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I



SERMONS



FOB



THE NEW LIFE,



BT



HORACE BUSHNELL



F I



NEW YORK:

CHARLES SCRIBNER
1859.



according to Act of Congress, in the year 1868, by

CHARLES 8CBIBNER.

In the Clerks Office of the District Court of the United State*
for the Southern District of New Yoric



. H. HOBBS STEREOTTPKB, HARTFORD, CT



& Co., Printer*.



BX






CONTENTS,

UJ

ca

. EVERY MAN'S LIFE A PLAN OP GOD.
ISAIAH xlv 5- " I girded thee, though thou hast not known me." 9 v/



THE SPIRIT IN MAN.
j

JOB xxxli. 8. "Hut there is a spirit in man, and the inspiration

of the Almighty giveth them understanding." 29

in

HI.

o DIGNITY OP HUMAN NATURE SHOWN PROM ITS RUINa

H

^ ROMANS iii. 13-18. "Their throat is an open sepulchre; with
^ their tongues they have used deceit; the poison of asps is
, under their lips. Whose mouth is full of cursing and bitter-

ness. Their feet are swift to shed blood. Destruction and
^ misery are in their ways. And the way of peace they have

not known. There is no fear of God before their eyes." . 6<?
to

IV.

I

THE HUNGER OP THE SOUL

M

*. LUKE xv. 17. "And when he came to himself, he said, How
many hired servants of my father's have bread enough and
to spare, and I perish with hunger." .71

V.

THE REASON OF FAITH.
JOHN vi. 36. " But I said unto you, That ye also have seen me

and believe not" 87

2S35O1



iv CONTENTS.

VI.

REGENERATION.

M

JOHN Hi. 3. "Jesus answered and said unto him, Verily, verily
I say unto thee, except a man be born again, he can not see
the kingdom of God." 106

VII.

THE PERSONAL LOVE AND LEAD OP CHRIST.

JOHN x. 3. " And he calleth his own sheep by name and leadeth <(

them out." 127

VIII.

LIGHT ON THE CLOUD.
'Jos xxxvii. 21. "And now men see not the bright light which

is in the clouds : but the wind passeth, and cleanseth them." 143

CD

IX.

THE CAPACITY OP RELIGION EXTIRPATED BY DISUSE.
MATTHEW xxv. 28. "Take, therefore, the talent from him." . . 165

X.

UNCONSCIOUS INFLUENCE.

JOHN xx. 8. " Then went in also that other disciple." . . . 186

i

XI.

OBLIGATION A PRIVILEGE.
PSALM cxix. 54. "Thy statutes have been my songs in the

house of my pilgrimage." 206

XII.

HAPPINESS AND JOY.

JOHN xv. 11. " These things have I spoken unto you, that my
joy might remain in you, and that your joy might be full." 225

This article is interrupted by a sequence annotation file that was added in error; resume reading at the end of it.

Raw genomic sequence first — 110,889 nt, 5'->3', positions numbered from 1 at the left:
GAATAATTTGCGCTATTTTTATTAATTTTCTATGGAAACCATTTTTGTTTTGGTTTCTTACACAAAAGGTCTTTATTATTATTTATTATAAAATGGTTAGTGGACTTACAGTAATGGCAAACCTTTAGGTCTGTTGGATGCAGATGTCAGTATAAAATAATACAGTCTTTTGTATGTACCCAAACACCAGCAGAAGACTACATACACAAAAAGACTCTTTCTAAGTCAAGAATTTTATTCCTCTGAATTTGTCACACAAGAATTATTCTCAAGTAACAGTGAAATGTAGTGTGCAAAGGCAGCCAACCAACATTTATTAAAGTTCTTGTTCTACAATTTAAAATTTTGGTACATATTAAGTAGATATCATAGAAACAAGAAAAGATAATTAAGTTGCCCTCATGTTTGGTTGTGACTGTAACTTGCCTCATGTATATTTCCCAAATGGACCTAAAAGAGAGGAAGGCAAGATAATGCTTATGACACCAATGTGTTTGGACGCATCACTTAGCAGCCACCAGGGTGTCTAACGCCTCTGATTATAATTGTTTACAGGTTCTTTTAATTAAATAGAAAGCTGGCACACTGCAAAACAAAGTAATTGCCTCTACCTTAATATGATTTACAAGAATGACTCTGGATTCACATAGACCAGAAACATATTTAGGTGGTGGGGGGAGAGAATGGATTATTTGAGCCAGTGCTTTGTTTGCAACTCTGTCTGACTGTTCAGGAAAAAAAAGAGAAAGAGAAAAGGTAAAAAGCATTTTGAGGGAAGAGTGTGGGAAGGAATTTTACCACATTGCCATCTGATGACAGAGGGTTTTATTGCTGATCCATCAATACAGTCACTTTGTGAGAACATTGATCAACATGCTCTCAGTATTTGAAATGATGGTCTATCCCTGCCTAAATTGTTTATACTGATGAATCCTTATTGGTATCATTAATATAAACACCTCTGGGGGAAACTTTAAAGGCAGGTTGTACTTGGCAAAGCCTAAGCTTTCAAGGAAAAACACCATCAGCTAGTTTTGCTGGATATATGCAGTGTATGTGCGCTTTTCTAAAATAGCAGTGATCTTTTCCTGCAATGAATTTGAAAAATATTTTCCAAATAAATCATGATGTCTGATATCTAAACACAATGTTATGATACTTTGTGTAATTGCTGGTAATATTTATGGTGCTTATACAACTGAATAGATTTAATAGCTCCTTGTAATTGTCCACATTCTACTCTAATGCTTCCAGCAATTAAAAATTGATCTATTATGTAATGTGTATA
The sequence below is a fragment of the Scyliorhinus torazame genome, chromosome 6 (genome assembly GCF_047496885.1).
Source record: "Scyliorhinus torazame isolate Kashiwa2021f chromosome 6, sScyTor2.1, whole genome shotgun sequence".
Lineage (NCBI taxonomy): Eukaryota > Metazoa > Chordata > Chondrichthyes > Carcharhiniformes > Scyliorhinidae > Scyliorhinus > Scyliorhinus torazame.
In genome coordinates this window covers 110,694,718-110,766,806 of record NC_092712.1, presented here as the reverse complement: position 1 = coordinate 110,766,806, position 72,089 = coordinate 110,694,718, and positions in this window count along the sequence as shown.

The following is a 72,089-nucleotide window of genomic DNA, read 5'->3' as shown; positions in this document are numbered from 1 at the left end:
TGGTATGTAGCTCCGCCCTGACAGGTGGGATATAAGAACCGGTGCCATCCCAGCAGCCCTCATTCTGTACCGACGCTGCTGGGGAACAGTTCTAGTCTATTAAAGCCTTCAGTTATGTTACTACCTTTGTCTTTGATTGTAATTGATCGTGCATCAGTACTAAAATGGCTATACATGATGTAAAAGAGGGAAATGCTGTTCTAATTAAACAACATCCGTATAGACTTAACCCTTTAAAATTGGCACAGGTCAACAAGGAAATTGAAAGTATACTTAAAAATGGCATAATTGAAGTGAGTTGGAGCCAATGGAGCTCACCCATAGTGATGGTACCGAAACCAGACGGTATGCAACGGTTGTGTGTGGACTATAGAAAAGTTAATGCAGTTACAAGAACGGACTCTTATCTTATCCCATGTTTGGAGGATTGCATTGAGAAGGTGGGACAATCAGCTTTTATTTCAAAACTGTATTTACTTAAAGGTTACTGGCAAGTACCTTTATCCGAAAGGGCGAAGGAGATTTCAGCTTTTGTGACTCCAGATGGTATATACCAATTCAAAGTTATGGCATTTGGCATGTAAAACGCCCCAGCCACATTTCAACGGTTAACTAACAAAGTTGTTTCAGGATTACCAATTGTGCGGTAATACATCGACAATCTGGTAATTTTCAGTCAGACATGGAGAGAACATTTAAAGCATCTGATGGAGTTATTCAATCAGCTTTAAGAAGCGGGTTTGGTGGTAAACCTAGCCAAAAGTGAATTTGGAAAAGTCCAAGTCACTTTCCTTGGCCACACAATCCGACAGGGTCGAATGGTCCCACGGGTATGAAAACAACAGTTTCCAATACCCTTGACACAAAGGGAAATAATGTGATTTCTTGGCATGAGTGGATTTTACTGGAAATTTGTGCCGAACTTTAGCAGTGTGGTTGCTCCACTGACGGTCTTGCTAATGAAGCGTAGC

CONTENTS. V

XIII.

THE TRUE PROBLEM OP CHRISTIAN EXPERIENCE.

MM.

REVELATIONS ii. 4. "Nevertheless, I have somewhat against
thee, because thou hast left thy first love." 243

XIV.

THE LOST PURITY RESTORED.
1 JOHN, iii. 8. "And every man that hath this hope in him

purifieth himself, even as he is pure." . . . . . ". . .263

XV.

LIVING TO GOD IN SMALL THING&

LUKE xvi. 10. "He that is faithful in that which is least, is
faithful also in much ; and he that is unjust in the least, is
unjust also in much." 282

XVI.

ft

THE POWER OF AN ENDLESS LIFE.
HEBREWS vii. 16. "Who is made, not after the law of a carnal

commandment, but after the power of an endless life." . . 304 v

XVII.

RESPECTABLE SIN.

JOKN viii. 9. " And they which heard it, being convicted by
their own conscience, went out, one by one, beginning at the
eldest, even unto the last, and Jesus was left alone, and the
woman standing in the midst" 326

XVIII.

THE POWER OF GOD IN SELF-SACRIFICE.
1 CORINTHIANS i. 24. " Christ the power of God." 34fi v



VI CONTENTS.

XIX.

DUTY NOT MEASURED BY OUR OWN ABILITY.

MM

LUKB ix. 13. " But he said unto them, Give ye them to eat . 364

XX.

HE THAT KNOWS GOD WILL CONFESS HIM.
PSALM xl. 10. " I have not hid thy righteousness within my
heart ; I have declared thy faithfulness and thy salvation : I
have not concealed thy loving-kindness and thy truth from
the great congregation." 382

XXI.

THE EFFICIENCY OF THE PASSIVE VIRTUES.
REVELATIONS i. 9. " The kingdom and patience of Jesus Christ" 399

XXII.

SPIRITUAL DISLODGEMENTS.

JEREMIAH xlviii. 8. " Moab hath been at ease from his youth,
and he hath settled on his lees, and hath not been emptied
from vessel to vessel, neither hath he gone into captivity ;
therefore his taste remained in him, and his scent is not
changed." 415

XXIII.

CHRIST AS SEPARATE FROM THE WORLD.
HEBREWS vii. 26. " Separate from sinners, and made higher than
the heavens. 434



TO MY DEAR FLOCK IN HARTFORD,



IN DAYS OF ACCUSATION,

AflD HAVE IPHELD ME FOR A QUARTER 0? A CENTUKT,

Ur THE MUCH GREATER TRIALS Ot
A CONSCIOUSLY INSUFFICIENT AND DEFECTIVE MINISTRY,

THESE SERMONS ARE INSCRIBED

AS A TOKEN OP

ESSPECT AND IMPERISHABLE AFFECTIOH..



I

EVERY MAN'S LIFE A PLAN OF GOD.

ISAIAH xlv. 5. "/ girded thee, though ihou hast not
known me"

So beautiful is the character and history of Cyrus, the
person here addressed, that many have doubted whether
the sketch given by Xenophon was not intended as an
idealizing, or merely romantic picture. And yet, there
have been examples of as great beauty unfolded, here and